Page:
YOKOHAMA, Japan -- Nissan’s chairman of the board said CEO Hiroto Saikawa, engulfed in fresh misconduct allegations, will step down Sept. 16 and that Nissan COO Yasuhiro Yamauchi will serve as acting chief executive while the company seeks a full-time boss.
The chairman, Yasushi Kimura, said Saikawa will step down effective Sept. 16 and that the company hopes to make a decision on his successor by the end of October.
Kimura’s comments came as the company’s board outlined the findings of an internal investigation into the misconduct that led to the arrest of former Chairman Carlos Ghosn and left Japan’s second-largest automaker beset in turmoil. The investigation’s scope has gradually expanded over time to include a probe of Saikawa’s use of an executive incentive program.
Saikawa had recently indicated a willingness to resign, and the board unanimously felt it was better to act on the matter immediately, Kimura said at a hastily called late-night press conference at Nissan’s global headquarters here south of Tokyo.
“We felt immediate action would be appropriate,” said Kimura, who was appointed chairman of the board in June. “We are in a serious stage of searching for successors."
The decision to remove Saikawa offers a complete break with the Ghosn era and paves the way for a fresh start under leadership not so closely associated with the tainted former chairman.
Saikawa was a loyal Ghosn lieutenant during much of Ghosn’s 19-year tenure and served as co-CEO with Ghosn during a one-year transition before becoming solo CEO in 2017.
Saikawa, who appeared at the end of the news conference, said the confusion of the investigation and the outcry over his inappropriate use of a stock-linked compensation scheme added urgency to his intention to step down. He had said in June that he wanted to accelerate the succession process so he could pass the baton to new leadership.
But Saikawa also bemoaned a long list of unfinished business, including the rekindling of profits, a shoring up of sliding sales and a restoration of frayed relations with Renault.
“We are seeing a lot of repercussions from what we did in the past,” he said. “I couldn’t finish everything, and I express my apologies for stepping down while things are yet to be done.”
Nissan has a short list of 10 possible successors, including at least one woman, a non-Japanese and one person with experience at French auto partner Renault, said Masakazu Toyoda, chair of Nissan’s recently created nomination committee.
“It’s a very diverse list,” Toyoda said.
The candidates were narrowed down from about 100 contenders since the summer. The process began in July, Toyoda said, noting the goal of deciding by the end of next month.
“There isn’t much time,” he said. “But we believe this will translate to improved governance.”
Those on the list include Jun Seki, tasked with Nissan's performance recovery; Yamauchi, the COO; and Makoto Uchida, chairman of Nissan's management committee in China, an alliance source has told Reuters, speaking on condition of anonymity.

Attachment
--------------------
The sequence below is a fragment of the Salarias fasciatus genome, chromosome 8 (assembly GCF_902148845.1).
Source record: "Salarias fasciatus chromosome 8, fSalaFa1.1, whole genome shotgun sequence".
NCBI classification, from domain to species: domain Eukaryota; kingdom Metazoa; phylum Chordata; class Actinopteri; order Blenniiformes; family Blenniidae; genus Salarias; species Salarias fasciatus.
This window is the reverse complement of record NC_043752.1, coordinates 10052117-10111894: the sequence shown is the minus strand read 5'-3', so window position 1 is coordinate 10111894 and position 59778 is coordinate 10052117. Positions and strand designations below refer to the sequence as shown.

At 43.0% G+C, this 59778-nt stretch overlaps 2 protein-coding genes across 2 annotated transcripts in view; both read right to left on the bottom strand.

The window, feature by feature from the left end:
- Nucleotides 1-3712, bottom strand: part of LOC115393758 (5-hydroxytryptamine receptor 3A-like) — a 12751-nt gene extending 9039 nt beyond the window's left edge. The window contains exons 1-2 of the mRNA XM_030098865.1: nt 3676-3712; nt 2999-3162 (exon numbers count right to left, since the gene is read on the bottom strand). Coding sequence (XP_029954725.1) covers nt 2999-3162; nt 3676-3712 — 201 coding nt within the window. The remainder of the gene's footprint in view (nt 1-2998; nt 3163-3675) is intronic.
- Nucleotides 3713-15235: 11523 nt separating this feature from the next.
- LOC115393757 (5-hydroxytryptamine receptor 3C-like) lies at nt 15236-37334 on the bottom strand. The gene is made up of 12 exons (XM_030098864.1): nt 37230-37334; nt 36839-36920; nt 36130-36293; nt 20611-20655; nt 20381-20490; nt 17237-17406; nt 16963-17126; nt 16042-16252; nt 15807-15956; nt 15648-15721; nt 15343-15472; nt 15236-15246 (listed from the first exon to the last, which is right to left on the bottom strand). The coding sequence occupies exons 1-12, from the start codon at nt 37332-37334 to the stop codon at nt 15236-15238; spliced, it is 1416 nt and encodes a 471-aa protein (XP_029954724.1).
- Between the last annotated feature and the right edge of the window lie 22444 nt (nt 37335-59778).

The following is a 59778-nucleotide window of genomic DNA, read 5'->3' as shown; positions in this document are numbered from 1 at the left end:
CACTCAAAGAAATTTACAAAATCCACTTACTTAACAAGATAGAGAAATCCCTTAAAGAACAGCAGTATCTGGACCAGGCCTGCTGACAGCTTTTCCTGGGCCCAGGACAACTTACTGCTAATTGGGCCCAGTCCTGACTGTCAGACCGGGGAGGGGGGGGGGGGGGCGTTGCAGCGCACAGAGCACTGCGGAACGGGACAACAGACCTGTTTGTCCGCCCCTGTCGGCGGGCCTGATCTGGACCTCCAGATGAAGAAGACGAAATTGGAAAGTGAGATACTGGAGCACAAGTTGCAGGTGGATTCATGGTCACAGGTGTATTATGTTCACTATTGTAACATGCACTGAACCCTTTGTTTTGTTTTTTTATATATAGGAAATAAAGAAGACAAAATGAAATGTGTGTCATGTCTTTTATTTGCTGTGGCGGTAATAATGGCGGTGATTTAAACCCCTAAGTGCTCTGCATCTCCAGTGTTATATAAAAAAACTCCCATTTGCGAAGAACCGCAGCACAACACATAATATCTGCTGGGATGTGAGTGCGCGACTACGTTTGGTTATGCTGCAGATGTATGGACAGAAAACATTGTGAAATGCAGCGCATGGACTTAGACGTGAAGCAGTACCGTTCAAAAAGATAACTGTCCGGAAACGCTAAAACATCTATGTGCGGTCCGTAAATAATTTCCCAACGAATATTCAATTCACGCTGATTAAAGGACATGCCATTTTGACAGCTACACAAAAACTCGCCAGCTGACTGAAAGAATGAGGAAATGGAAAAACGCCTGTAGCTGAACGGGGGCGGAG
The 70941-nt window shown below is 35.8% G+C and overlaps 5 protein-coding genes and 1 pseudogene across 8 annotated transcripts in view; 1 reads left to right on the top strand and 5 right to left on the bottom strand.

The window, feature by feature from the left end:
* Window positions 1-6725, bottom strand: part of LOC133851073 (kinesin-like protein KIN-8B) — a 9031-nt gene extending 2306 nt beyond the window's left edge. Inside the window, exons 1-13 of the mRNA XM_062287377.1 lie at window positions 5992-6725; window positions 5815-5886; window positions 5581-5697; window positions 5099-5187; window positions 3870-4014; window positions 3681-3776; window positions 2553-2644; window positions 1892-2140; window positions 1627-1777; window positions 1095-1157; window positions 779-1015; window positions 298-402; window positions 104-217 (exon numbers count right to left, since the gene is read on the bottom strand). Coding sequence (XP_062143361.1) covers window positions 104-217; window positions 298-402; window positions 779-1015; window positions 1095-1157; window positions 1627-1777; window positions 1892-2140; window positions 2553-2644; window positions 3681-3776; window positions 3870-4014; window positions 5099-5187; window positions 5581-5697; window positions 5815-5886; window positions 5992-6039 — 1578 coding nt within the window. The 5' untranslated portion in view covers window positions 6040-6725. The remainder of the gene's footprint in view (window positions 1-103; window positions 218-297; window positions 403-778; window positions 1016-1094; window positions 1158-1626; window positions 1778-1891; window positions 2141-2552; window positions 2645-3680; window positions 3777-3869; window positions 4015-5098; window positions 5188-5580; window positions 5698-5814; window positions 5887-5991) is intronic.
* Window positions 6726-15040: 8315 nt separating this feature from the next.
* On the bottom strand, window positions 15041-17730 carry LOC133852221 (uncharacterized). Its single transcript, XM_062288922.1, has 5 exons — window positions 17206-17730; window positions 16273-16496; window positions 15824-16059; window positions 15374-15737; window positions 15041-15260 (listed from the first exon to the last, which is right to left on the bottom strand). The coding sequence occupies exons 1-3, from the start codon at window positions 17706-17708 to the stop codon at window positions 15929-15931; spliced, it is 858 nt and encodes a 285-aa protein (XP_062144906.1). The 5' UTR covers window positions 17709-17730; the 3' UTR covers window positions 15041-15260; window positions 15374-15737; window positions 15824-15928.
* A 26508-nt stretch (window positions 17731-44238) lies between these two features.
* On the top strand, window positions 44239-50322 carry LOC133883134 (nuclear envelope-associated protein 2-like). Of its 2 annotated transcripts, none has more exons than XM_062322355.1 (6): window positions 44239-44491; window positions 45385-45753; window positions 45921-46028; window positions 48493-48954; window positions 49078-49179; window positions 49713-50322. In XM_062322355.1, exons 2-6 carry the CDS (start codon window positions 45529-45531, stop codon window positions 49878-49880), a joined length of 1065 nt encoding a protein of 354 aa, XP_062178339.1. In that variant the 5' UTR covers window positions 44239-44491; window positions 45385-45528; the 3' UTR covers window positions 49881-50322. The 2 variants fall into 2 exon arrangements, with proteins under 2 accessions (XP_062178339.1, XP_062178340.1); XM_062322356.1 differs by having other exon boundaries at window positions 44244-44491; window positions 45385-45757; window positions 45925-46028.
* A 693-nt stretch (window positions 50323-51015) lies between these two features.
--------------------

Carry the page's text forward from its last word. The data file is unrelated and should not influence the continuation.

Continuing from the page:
A key question will be how Saikawa's successor approaches the alliance with Renault.
Seki has been seen as a frontrunner to become CEO. Prior to his latest promotion in June, the 58-year-old oversaw Nissan's expansion in China, now the automaker's top market. He joined the company in 1986.
Yamauchi is widely seen as a bridge between the alliance partners, and is known to be well regarded at Renault.
A near four-decade Nissan veteran, he rose up the ranks to become head of global purchasing in 2009. In that role he was credited with efforts to bring the two automakers closer together for joint purchasing of more vehicle parts and materials, leveraging combined scale to lower costs.
Saikawa, 65, had come under increasing pressure to step down amid fresh revelations he exercised a stock-linked compensation scheme to boost his payout by nearly half-a-million dollars. The internal audit concluded that Saikawa’s actions weren’t illegal, partly because investigators were convinced he had no intention of deliberately gaming the system.
Saikawa said he would return the excess proceeds to Nissan.
Nissan’s board decided at its Monday meeting to abolish the practice of offering these so-called share appreciation rights as an incentive to select executives.
In June, Nissan shareholders approved Saikawa's reappointment to the board, despite growing controversy about his oversight during the time of Ghosn's alleged misdeeds.
Since taking the helm in 2017, Saikawa's tenure has only been besieged by scandal.
Saikawa served as co-CEO with Ghosn, 65, during a one-year transition before taking control as solo CEO in 2017. But since then, Saikawa's tenure has only been besieged by scandal.
The first crisis erupted in late 2017, when Nissan disclosed it had been conducting faulty final inspections of vehicles at assembly plants throughout Japan.
That triggered the recall more than 1.2 million vehicles in Japan, a callback of virtually every passenger car the company produced for sale in Japan over the previous three years.
More inspection misconduct was uncovered in 2018, and then came Ghosn's arrest.